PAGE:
West Virginia is subject to a wide array of extreme weather including tornadoes, thunderstorms, snowstorms, hurricane remnants, and flooding. Tornadoes occasionally occur (an average of two-to-five per year) and are usually weak. Flood-producing extreme precipitation over the rugged topography is the costliest and most severe natural hazard for the state. From 2005 to 2014 the state received 16 FEMA disaster declarations, 12 of which were related to severe storms and flooding events. The two most significant historical flooding events occurred in 1937 and 1985. The Great Ohio River Flood of 1937 affected numerous states, but the southwestern part of West Virginia near Huntington was the hardest hit. Heavy downpours occurred over a two-week period with rainfall averaging 6 to 12 inches throughout the region. The river level at Huntington crested at 69 feet, 19 feet above flood stage, a record that still stands today. An estimated $18 million (in 1937 dollars) in damages to homes and buildings occurred. In early November 1985, an extratropical storm, also influenced by the remnants of Hurricane Juan, generated up to 10 inches of rainfall across West Virginia. Extensive river flooding occurred mostly in the eastern portion of the state, resulting in an estimated $570 million in damages (in 1985 dollars) to 3,500 homes and 180 local businesses.
Under a higher emissions pathway, historically unprecedented warming is projected by the end of the 21st century (Figure 1). Even under a lower pathway of greenhouse gas concentrations, temperatures are projected to most likely exceed historical record levels by the middle of the 21st century. However, there is a large range of temperature increases under both pathways, and under the lower pathway, a few projections are only slightly warmer than historical records (Figure 1). Increased heat wave intensity and decreased cold wave intensity are projected.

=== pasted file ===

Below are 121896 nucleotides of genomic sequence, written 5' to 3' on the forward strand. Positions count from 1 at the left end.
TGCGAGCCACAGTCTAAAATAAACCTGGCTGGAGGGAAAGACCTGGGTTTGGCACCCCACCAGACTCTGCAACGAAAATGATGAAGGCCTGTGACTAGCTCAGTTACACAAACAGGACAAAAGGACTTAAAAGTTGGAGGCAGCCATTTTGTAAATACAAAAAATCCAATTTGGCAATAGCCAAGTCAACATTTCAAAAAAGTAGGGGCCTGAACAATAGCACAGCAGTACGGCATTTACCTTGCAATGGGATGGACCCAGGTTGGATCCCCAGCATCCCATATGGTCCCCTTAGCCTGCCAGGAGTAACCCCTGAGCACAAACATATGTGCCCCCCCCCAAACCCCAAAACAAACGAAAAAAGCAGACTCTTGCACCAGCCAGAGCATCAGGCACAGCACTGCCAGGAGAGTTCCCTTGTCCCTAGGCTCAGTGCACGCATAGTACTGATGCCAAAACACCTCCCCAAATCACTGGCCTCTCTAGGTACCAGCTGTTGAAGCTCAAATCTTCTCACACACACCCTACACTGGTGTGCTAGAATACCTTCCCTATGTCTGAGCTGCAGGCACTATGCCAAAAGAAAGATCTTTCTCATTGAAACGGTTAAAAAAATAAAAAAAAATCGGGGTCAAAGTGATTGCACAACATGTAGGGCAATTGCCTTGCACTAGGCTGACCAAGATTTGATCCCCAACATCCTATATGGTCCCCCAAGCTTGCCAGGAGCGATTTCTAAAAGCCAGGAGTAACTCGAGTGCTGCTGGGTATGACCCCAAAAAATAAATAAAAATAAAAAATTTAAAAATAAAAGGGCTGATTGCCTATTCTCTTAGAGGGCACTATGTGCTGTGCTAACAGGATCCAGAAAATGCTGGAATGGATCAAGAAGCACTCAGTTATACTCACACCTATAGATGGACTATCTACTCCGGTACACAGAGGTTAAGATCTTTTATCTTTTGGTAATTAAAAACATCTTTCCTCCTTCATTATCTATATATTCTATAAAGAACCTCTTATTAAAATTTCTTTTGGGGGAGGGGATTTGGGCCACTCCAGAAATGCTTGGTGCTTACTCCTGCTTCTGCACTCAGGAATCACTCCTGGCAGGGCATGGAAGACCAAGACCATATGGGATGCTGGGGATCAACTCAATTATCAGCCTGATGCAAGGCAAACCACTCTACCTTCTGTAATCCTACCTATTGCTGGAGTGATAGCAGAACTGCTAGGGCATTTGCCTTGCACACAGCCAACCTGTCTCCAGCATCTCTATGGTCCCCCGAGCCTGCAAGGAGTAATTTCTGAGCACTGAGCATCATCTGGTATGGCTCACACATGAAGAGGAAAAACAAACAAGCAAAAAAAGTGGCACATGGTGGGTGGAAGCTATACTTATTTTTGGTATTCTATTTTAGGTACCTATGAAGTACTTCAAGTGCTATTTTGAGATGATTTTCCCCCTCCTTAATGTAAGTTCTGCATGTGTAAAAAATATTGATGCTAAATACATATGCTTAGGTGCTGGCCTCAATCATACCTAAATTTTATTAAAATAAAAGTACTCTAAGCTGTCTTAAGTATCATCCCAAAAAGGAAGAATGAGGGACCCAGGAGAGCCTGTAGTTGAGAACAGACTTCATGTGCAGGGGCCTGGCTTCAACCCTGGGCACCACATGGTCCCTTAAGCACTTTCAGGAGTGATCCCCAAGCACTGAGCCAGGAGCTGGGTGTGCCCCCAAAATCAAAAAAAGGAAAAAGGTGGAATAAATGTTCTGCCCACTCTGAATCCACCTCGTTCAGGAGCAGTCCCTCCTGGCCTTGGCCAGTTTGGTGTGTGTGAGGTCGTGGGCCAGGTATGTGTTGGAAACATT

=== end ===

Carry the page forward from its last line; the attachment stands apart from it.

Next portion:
Annual precipitation is projected to increase for West Virginia over this century (Figure 7) with those increases mostly in the winter and spring. The number and intensity of extreme precipitation events are also projected to increase. These events will likely lead to greater flood risk. Drought is a periodically-occurring natural phenomenon within the state. Higher temperatures are projected to increase the rate of loss of soil moisture during dry spells, resulting in more intense naturally-occurring droughts in the future.
Much of the state’s land cover is forested. These forests provide unique habitats for an abundance of plants and animals, some of which are endangered. For example, the state’s Red Spruce habitat occupies the largest high elevation area in the northeastern United States. Upland Red Spruce communities are highly vulnerable to climate change due to their topographic location on the highest mountaintops, low elevation barriers to dispersal, and fairly narrow temperature and precipitation tolerances. In the future, climate change may significantly alter Red Spruce forests.